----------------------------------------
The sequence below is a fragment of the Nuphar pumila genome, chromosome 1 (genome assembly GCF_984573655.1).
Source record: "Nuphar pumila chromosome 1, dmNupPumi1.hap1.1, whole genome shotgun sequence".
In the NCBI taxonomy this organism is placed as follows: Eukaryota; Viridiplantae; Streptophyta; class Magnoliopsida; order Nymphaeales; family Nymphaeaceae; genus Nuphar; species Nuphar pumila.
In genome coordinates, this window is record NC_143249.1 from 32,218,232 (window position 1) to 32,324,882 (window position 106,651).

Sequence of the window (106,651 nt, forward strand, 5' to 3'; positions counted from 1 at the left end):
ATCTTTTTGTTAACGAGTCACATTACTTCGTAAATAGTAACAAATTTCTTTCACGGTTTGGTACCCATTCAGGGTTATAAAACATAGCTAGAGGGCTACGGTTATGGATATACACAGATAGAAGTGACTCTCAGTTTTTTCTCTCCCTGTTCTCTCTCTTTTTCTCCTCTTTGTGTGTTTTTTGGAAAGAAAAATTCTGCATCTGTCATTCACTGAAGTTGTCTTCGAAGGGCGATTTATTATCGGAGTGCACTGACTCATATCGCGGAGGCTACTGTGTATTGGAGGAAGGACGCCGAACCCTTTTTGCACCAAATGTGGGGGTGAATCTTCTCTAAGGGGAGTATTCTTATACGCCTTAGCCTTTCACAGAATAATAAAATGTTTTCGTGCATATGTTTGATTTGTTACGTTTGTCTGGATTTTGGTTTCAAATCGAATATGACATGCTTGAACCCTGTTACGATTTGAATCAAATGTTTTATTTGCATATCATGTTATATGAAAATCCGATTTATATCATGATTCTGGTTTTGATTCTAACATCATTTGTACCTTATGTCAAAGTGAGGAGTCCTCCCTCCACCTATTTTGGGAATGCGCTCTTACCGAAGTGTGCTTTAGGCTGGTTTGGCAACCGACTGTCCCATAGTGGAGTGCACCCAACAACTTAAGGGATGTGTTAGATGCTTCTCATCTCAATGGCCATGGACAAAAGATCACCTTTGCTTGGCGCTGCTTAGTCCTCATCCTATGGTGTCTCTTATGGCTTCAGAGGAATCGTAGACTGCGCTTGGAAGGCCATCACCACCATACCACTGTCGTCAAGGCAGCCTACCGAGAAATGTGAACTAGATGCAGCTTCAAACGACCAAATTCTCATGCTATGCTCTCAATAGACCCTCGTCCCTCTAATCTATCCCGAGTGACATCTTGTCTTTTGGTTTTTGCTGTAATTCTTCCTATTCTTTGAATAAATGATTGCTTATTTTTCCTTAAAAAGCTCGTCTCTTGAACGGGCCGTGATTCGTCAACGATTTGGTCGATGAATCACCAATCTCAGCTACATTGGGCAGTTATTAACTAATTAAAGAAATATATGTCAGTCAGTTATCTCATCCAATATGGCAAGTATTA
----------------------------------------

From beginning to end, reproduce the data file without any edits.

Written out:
The sequence below is a fragment of the Nuphar pumila genome, chromosome 1 (genome assembly GCF_984573655.1).
Source record: "Nuphar pumila chromosome 1, dmNupPumi1.hap1.1, whole genome shotgun sequence".
In the NCBI taxonomy this organism is placed as follows: Eukaryota; Viridiplantae; Streptophyta; class Magnoliopsida; order Nymphaeales; family Nymphaeaceae; genus Nuphar; species Nuphar pumila.
In genome coordinates, this window is record NC_143249.1 from 32,218,232 (window position 1) to 32,324,882 (window position 106,651).

Sequence of the window (106,651 nt, forward strand, 5' to 3'; positions counted from 1 at the left end):
ATCTTTTTGTTAACGAGTCACATTACTTCGTAAATAGTAACAAATTTCTTTCACGGTTTGGTACCCATTCAGGGTTATAAAACATAGCTAGAGGGCTACGGTTATGGATATACACAGATAGAAGTGACTCTCAGTTTTTTCTCTCCCTGTTCTCTCTCTTTTTCTCCTCTTTGTGTGTTTTTTGGAAAGAAAAATTCTGCATCTGTCATTCACTGAAGTTGTCTTCGAAGGGCGATTTATTATCGGAGTGCACTGACTCATATCGCGGAGGCTACTGTGTATTGGAGGAAGGACGCCGAACCCTTTTTGCACCAAATGTGGGGGTGAATCTTCTCTAAGGGGAGTATTCTTATACGCCTTAGCCTTTCACAGAATAATAAAATGTTTTCGTGCATATGTTTGATTTGTTACGTTTGTCTGGATTTTGGTTTCAAATCGAATATGACATGCTTGAACCCTGTTACGATTTGAATCAAATGTTTTATTTGCATATCATGTTATATGAAAATCCGATTTATATCATGATTCTGGTTTTGATTCTAACATCATTTGTACCTTATGTCAAAGTGAGGAGTCCTCCCTCCACCTATTTTGGGAATGCGCTCTTACCGAAGTGTGCTTTAGGCTGGTTTGGCAACCGACTGTCCCATAGTGGAGTGCACCCAACAACTTAAGGGATGTGTTAGATGCTTCTCATCTCAATGGCCATGGACAAAAGATCACCTTTGCTTGGCGCTGCTTAGTCCTCATCCTATGGTGTCTCTTATGGCTTCAGAGGAATCGTAGACTGCGCTTGGAAGGCCATCACCACCATACCACTGTCGTCAAGGCAGCCTACCGAGAAATGTGAACTAGATGCAGCTTCAAACGACCAAATTCTCATGCTATGCTCTCAATAGACCCTCGTCCCTCTAATCTATCCCGAGTGACATCTTGTCTTTTGGTTTTTGCTGTAATTCTTCCTATTCTTTGAATAAATGATTGCTTATTTTTCCTTAAAAAGCTCGTCTCTTGAACGGGCCGTGATTCGTCAACGATTTGGTCGATGAATCACCAATCTCAGCTACATTGGGCAGTTATTAACTAATTAAAGAAATATATGTCAGTCAGTTATCTCATCCAATATGGCAAGTATTA